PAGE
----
Description While we know the history of famous Jesuit colleges in the U.S. and Europe, schools like Georgetown and the Gregorian, we know less about Jesuits universities established outside the West. And, we know even less about the students they taught. Jesuits became famous during the Renaissance for teaching rhetoric, but what kind of voice did this give their indigenous students in the colonies? This project involves looking for indigenous voices within digitized 16th century Jesuit letters and reports about their mission to Portuguese colonial India. Students will gain familiarity with decolonial, multimodal, and translingual archival research methods. Proficiency in Portuguese, Latin, or Spanish is preferred.
Date Posted 10-Mar-21

Depictions of the Police on Television

Faculty Mentor Dr. Sarah Fischer
Academic School School of Social and Behavioral Sciences
Contact Information sfischer@marymount.edu
Appropriate Majors/Programs Any
Position Availability Summer 2021 (May be held on campus or remotely, as mutually agreed with the faculty mentor and as pandemic conditions require.)
Description Research demonstrates that the public learns about crime and police procedure primarily through television. However, most research on television’s depiction of the criminal justice system to date has analyzed who television shows portray as criminals and how shows depict the use of forensic evidence. This project involves analyzing episodes of two television shows—NBC’s Law and Order: Special Victims Unit (SVU) and BBC’s The Fall to examine their depictions of police procedure, police officers, and the decisions police officers make.
Date Posted 10-Mar-21

Project 1: Literature in Context: Open Access Digital Humanities Project;
Project 2: Horror Film: A Book Project

Faculty Mentor Dr. Tonya Howe
Academic School School of Humanities
Contact Information thowe@marymount.edu
Appropriate Majors/Programs Any/All — especially Literature, Digital Writing & Narrative Design, History, and IT
Position Availability Summer 2021 (May be held on campus or remotely, as mutually agreed with the faculty mentor and as pandemic conditions require.)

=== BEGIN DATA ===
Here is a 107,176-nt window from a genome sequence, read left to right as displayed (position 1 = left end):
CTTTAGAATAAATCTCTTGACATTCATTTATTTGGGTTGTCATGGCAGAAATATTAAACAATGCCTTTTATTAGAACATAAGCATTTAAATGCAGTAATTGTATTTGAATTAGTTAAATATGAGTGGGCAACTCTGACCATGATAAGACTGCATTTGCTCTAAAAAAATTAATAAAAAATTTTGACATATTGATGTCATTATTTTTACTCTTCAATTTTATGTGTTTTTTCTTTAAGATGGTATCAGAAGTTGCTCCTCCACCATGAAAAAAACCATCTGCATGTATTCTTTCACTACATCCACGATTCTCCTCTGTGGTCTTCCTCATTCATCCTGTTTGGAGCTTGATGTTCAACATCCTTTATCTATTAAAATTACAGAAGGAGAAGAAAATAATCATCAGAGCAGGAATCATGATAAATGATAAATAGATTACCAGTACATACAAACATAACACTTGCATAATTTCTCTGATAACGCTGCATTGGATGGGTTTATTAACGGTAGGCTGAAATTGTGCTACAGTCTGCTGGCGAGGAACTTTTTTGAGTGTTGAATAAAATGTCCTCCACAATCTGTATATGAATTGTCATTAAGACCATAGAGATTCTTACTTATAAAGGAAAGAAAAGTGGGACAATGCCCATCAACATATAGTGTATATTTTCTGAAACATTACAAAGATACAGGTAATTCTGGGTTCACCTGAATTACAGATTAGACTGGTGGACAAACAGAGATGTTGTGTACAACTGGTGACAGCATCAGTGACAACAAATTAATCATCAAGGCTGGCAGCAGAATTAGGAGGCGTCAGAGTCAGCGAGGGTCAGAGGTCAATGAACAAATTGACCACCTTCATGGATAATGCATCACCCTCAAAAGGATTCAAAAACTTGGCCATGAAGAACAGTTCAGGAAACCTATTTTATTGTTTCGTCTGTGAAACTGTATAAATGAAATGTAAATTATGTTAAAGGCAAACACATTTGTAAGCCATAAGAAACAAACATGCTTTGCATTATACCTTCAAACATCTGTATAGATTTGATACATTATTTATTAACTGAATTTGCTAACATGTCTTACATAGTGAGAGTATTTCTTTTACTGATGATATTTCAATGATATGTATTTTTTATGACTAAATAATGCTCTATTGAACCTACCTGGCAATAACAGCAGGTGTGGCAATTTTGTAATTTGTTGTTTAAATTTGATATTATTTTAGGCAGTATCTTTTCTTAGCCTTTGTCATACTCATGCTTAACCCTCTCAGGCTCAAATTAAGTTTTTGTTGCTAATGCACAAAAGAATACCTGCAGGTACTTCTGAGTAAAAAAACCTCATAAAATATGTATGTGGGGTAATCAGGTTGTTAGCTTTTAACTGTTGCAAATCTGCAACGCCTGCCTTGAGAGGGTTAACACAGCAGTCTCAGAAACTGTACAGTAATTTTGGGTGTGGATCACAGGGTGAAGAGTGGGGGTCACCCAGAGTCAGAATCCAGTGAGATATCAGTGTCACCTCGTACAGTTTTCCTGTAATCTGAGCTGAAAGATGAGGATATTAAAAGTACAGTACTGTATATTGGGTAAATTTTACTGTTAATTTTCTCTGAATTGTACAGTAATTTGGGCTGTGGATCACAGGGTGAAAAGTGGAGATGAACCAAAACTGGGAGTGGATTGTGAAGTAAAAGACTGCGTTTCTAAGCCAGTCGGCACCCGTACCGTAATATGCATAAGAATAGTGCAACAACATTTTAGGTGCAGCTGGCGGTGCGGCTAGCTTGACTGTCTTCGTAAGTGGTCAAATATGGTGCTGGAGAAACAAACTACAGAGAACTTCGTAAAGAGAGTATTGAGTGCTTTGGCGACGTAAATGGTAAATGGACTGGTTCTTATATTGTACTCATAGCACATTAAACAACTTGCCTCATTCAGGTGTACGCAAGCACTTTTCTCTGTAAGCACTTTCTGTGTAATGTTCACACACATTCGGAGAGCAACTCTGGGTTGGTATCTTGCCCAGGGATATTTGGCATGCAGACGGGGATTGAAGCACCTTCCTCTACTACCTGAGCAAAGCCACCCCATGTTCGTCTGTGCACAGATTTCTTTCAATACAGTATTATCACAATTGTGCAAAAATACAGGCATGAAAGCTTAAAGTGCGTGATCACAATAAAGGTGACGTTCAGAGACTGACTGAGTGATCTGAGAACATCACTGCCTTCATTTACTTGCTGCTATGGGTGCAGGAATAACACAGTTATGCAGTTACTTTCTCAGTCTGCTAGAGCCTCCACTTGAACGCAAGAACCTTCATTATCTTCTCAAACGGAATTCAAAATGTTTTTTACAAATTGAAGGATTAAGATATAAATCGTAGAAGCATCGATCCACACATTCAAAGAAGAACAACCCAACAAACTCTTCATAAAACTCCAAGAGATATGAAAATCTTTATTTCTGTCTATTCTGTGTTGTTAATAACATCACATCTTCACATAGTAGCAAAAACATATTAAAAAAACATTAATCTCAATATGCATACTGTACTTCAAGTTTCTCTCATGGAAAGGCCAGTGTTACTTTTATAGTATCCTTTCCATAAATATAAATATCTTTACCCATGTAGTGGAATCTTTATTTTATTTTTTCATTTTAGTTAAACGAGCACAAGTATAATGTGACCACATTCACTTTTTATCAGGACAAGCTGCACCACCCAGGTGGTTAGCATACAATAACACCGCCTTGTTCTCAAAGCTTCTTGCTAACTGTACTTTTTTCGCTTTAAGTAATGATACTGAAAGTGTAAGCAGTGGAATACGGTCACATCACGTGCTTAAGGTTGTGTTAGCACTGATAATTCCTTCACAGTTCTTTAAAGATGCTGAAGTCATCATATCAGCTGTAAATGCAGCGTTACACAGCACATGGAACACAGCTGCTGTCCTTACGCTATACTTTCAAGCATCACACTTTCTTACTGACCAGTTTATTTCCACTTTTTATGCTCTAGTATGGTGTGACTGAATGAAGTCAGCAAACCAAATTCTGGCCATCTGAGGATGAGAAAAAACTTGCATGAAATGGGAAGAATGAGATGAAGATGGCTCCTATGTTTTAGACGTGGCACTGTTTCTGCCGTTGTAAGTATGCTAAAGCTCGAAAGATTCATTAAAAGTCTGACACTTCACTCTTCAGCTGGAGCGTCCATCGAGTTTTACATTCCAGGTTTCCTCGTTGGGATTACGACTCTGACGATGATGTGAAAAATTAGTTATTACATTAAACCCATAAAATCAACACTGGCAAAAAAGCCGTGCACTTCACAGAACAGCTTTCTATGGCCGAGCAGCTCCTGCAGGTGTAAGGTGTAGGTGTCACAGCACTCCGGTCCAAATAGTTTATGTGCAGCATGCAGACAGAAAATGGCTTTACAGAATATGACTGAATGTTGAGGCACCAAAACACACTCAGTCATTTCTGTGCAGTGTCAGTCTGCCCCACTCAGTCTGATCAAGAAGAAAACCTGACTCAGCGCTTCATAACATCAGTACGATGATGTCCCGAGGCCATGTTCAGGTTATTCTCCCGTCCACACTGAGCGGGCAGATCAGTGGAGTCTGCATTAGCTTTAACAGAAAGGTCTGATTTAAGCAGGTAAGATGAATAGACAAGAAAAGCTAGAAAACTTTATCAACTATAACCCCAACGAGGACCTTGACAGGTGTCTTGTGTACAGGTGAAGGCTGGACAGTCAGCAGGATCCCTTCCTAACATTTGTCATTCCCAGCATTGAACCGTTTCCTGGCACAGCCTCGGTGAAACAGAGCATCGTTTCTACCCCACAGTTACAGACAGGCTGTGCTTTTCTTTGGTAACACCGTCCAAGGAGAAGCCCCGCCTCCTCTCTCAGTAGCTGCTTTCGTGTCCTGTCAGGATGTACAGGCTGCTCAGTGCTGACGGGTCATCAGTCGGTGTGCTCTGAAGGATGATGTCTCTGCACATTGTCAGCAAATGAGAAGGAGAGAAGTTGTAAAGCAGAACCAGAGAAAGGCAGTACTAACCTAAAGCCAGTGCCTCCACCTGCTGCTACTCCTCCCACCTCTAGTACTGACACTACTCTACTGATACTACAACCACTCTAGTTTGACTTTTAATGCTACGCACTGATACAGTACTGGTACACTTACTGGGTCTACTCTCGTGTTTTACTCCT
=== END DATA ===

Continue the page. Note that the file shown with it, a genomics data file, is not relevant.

Title
Project 1
Literature in Context: Open Access Digital Humanities Project
Description Project 1 I am working on a federally-funded Open Education Resource web application called Literature in Context. I need help annotating and preparing for the web a selection of canonical literary texts. Once complete, these materials will be available on a publicly-accessible database for students like you and faculty like me to use in the classroom. We will learn basic XML development on our way. See the current website and sample texts: http://anthologydev.lib.virginia.edu
Title
Project 2
Horror Film: A Book Project
Description Project 2 I am planning a book on horror film, focusing especially on the history of horror film technology (innovation) and the self-conscious or “meta” horror film. This project will involve students watching a lot of horror films, doing research on horror films, and writing annotations of those films and research materials.
Date Posted 10-Mar-21

Urban Legends in the Middle Ages

Faculty Mentor Dr. Katie Peebles
Academic School School of Humanities
Contact Information kpeebles@marymount.edu
Appropriate Majors/Programs Art, Communication, English, Graphic Design, History, Liberal Studies, Philosophy, Politics, Theology, Education, Psychology, and Sociology
Position Availability Summer 2021 (May be held on campus or remotely, as mutually agreed with the faculty mentor and as pandemic conditions require.)